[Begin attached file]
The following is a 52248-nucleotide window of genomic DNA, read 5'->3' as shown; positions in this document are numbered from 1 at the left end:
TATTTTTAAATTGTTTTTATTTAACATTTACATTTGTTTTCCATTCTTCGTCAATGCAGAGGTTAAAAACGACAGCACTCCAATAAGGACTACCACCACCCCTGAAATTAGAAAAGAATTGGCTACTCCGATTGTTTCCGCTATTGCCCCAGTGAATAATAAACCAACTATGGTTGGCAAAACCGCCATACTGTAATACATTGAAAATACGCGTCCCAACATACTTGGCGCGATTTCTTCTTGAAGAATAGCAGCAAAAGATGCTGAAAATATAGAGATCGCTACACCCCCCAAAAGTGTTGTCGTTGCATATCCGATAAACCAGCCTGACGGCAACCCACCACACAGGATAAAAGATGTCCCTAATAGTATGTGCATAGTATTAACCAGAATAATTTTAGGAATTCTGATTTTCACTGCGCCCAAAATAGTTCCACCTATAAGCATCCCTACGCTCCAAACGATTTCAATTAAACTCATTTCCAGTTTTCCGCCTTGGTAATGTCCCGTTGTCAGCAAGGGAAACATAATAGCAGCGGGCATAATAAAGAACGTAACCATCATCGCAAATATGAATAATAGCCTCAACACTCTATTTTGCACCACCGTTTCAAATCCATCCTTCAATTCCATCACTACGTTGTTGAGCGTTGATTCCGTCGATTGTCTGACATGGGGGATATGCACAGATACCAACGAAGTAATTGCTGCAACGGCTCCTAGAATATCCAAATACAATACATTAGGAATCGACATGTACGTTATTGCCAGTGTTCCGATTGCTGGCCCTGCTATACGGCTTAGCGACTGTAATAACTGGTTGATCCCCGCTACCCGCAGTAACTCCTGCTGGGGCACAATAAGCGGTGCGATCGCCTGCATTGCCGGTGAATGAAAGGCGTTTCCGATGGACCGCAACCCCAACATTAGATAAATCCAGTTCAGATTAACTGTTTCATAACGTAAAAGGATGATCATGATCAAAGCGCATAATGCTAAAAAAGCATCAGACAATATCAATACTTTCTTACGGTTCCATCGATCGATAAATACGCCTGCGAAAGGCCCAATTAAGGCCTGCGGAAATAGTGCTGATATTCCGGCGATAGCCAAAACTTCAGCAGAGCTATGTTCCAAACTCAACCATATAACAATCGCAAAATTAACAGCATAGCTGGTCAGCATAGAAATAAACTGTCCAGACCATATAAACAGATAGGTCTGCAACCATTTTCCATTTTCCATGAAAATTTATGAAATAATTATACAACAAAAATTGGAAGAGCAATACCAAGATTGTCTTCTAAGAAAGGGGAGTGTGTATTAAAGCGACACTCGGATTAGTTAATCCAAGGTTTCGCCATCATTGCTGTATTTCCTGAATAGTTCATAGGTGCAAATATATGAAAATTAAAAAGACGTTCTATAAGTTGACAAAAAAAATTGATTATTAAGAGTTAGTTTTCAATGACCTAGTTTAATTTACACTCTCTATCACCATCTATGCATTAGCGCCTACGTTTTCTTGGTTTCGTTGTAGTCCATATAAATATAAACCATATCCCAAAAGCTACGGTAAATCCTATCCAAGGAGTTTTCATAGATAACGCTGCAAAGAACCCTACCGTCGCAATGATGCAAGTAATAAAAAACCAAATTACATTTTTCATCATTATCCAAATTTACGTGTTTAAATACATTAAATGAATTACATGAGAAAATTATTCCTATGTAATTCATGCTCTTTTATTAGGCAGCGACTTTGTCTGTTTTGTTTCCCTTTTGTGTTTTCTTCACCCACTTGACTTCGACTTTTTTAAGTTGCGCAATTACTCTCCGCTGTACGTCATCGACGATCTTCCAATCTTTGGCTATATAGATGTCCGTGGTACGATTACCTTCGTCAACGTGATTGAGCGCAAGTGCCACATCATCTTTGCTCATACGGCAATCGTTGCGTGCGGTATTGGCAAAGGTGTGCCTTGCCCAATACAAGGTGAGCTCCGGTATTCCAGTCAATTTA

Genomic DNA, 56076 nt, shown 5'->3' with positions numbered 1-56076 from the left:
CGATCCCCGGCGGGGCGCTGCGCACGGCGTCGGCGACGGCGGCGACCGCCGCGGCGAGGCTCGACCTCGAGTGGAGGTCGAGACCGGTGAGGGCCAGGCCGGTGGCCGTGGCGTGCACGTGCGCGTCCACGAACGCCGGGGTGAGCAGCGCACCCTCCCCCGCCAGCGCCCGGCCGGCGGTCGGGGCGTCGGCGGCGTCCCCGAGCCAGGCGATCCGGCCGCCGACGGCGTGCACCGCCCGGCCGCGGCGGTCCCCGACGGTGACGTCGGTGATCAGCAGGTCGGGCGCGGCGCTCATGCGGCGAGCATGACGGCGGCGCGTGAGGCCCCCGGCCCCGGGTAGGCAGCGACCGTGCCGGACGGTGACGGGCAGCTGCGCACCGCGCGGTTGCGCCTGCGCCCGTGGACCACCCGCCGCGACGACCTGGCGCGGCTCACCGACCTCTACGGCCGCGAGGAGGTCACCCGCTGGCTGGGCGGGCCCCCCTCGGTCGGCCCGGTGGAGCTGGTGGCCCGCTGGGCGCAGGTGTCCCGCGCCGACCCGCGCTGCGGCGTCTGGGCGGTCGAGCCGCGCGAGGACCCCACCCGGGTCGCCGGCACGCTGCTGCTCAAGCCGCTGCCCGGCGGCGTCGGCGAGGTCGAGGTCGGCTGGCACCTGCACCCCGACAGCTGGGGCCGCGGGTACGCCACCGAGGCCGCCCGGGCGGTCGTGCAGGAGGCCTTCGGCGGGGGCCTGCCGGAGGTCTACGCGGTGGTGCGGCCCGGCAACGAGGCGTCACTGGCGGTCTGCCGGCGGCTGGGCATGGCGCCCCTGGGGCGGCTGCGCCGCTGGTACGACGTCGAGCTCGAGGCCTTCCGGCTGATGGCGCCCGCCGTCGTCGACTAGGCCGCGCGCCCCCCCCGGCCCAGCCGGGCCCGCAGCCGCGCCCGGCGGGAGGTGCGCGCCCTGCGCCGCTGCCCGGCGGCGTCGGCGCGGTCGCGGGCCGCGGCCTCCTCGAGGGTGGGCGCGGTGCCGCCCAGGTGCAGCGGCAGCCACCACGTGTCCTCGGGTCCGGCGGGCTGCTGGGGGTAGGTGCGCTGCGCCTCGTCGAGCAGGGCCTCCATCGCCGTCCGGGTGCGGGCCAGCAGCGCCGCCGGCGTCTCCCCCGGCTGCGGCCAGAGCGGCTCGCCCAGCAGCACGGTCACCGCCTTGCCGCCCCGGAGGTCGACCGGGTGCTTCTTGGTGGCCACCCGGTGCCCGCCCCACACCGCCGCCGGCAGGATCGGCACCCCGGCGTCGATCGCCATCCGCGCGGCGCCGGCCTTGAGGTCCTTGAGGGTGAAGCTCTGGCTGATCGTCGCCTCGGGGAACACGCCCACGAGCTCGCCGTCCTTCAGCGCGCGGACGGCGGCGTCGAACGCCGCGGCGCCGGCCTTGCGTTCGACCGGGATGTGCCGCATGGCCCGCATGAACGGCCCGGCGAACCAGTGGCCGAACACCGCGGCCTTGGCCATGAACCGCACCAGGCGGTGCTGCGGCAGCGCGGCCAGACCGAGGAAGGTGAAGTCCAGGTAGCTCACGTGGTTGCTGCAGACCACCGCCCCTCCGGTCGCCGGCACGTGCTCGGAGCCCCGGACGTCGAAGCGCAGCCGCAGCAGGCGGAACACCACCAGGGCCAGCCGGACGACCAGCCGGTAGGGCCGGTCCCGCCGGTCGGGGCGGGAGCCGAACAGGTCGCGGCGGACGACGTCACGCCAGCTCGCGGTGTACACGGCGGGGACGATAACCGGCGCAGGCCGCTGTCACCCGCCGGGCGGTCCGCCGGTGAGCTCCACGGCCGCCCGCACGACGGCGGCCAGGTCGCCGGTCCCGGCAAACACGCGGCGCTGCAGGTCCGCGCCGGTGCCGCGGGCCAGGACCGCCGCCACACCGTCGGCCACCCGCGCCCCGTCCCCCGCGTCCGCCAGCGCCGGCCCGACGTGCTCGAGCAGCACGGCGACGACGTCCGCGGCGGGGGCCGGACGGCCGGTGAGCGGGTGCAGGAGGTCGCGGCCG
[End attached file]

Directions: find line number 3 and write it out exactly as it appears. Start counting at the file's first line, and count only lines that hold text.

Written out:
Genomic DNA, 56076 nt, shown 5'->3' with positions numbered 1-56076 from the left: